The battle for SUV and crossover buyers looks set to move into a new phase as carmakers previewed their new model lines at the 2015 Geneva Motor Show.
Renault revealed the Kadjar, its C-segment crossover which will go on sale across Europe this summer.
Thanks to the Renault-Nissan alliance, the Kadjar shares many components with the segment leading Nissan Qashqai, including the 1.5-litre and 1.6-litre diesel engines with CO2 emissions as low as 99g/km, and a 128bhp 1.2-litre turbocharged petrol. It will be offered in two-wheel drive and four-wheel drive variants, and has a 472-litre boot that is 10% bigger than the Qashqai’s.
Renault's head of design, Laurens van den Acker, said Renault sees this car as the big brother of Captur, not the sister of Qashqai.
"The goal is not to steal sales from the Qashqai. It is to steal sales from Volkswagen, from Kia, from Toyota, and I think there is room in the market to do it," he said.
Mazda showed the CX-3, its B-segment SUV that it hopes will echo the success of the larger CX-5 and steal sales from the Nissan Juke, Renault Captur and Vauxhall Mokka after it launches here in June.
It will be priced from £17,595 for the entry 118bhp Skyactiv-G petrol-engined two-wheel drive model in SE trim, rising to £24,695 for the range-topping 1.5-litre Skyactiv-D turbodiesel auto in Sport Nav trim and all-wheel drive.
Positioned like the CX-5 as a premium model for Mazda, even the entry Mazda CX-3 will come as standard with a touchscreen infotainment system, Bluetooth, alloys, air-con and heated powered mirrors, while mid-range SE-L versions add auto wipers and lights, tinted rear windows and front foglamps, and Sport specification brings 18in alloys, heated seats and a head-up display.
Hyundai revealed the Tucson, its replacement for the IX35 C-segment SUV and a return to a nameplate familiar to the Korean brand’s loyal customers. Due to reach showrooms in September, the Tucson is slightly larger than the IX35 and will be sold with a choice of two petrol and three diesel engines, all Euro6 compliant.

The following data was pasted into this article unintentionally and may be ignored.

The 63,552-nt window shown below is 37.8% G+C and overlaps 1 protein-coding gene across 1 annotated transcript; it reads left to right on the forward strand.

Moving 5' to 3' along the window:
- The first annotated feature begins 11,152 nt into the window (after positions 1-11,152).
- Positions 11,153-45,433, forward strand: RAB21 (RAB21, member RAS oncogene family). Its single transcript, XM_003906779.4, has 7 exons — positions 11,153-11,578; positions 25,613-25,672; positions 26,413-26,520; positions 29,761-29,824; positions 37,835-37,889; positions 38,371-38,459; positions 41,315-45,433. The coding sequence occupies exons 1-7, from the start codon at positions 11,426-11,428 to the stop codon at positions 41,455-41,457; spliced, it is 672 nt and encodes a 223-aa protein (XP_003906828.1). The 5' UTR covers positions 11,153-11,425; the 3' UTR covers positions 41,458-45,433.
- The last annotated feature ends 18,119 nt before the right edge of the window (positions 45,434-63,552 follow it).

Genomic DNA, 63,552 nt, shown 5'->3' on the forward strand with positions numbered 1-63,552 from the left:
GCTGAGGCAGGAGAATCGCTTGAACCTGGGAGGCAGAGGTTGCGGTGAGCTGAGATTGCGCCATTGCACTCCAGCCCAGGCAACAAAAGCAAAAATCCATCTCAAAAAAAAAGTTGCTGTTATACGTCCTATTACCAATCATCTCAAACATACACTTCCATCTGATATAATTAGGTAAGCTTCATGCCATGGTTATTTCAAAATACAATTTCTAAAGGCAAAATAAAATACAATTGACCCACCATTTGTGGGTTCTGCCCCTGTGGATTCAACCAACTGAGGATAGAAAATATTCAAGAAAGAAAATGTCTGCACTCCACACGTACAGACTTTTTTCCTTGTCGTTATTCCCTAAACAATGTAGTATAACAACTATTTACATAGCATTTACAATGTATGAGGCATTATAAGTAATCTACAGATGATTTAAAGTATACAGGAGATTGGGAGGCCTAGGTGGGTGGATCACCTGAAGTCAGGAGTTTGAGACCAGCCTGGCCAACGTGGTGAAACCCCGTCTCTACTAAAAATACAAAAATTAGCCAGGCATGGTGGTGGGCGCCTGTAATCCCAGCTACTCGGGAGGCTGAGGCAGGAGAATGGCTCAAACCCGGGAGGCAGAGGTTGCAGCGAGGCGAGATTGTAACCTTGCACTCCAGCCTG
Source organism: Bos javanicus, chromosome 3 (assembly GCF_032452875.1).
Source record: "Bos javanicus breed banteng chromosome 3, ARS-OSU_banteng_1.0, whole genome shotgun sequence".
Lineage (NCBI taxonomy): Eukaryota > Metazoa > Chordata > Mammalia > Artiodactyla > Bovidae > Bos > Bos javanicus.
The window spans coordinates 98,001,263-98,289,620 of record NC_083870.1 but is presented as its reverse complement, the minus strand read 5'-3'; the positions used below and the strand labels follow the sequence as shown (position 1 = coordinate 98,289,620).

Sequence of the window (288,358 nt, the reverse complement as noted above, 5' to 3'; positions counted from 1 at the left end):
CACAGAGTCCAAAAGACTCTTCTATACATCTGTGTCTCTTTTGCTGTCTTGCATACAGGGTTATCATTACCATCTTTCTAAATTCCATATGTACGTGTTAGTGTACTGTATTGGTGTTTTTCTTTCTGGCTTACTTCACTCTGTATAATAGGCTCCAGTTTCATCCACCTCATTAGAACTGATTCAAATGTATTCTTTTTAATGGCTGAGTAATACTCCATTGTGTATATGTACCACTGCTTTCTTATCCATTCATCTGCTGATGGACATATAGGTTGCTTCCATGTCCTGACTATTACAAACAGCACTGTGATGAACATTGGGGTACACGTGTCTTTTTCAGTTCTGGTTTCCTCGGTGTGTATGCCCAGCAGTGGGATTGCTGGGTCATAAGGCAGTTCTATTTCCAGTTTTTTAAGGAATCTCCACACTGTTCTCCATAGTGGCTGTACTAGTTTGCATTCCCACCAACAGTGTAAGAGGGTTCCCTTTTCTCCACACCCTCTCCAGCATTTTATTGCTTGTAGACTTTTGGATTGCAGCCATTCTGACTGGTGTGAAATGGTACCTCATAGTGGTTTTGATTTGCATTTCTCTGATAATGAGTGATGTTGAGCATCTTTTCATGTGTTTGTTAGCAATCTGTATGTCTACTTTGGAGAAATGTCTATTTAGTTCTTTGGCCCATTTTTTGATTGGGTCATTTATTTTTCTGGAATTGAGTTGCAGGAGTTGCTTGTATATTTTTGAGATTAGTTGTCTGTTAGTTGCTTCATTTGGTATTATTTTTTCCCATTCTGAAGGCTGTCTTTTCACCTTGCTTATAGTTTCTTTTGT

The 1.6-litre petrol engine will be available in both naturally aspirated and turbocharged forms, producing 133bhp and 174bhp respectively, and the diesel contingent is led by a 1.7-litre with 113bhp, plus two versions of the 2.0-litre diesel in both 134bhp and 181bhp forms, including a four-wheel drive version.
Hyundai UK chief executive Tony Whitehorn said the Tucson name aligns the new car more closely with the Santa Fe, Hyundai's large SUV, so it creates more of a SUV family.
“This is not a direct replacement for the ix35 – it is a complete step change, a completely new vehicle,” Whitehorn said. He expects it to achieve 20,000 annual sales in the UK.
Audi displayed the new Q7, its large seven-seat SUV due on sale this summer, which will be followed by an E-tron diesel-electric plug-in hybrid version at the end of 2015.
Audi says that version will have an official fuel economy figure of 166mpg, including 34 miles on electric, and average CO2 emissions of 50g/km.
Mainstream versions of the new Q7, which is 370mm shorter and 325kg lighter than its massive predecessor, will come with either a 268bhp 3.0-litre V6 diesel or a 328bhp 3.0-litre V6 supercharged petrol engine with standard eight speed automatic transmission and four-wheel drive.
The diesel Audi Q7, with 149g/km CO2 emissions and 49.6mpg fuel economy, is expected to be most popular in the UK. Its towing capability is 3.5 tonnes.
Audi's sister brand Seat showed the 20V20 concept car, which it described as a four door coupe which blended elements of an SUV, and which hints towards the carmaker's first production C-segment SUV which will launch in 2016, based on the MQB modular platform used by the Leon.
Infiniti revealed the QX30 concept car, a production version of which is expected to come to the UK in 2016 ready to battle the Audi Q3 and BMW X1.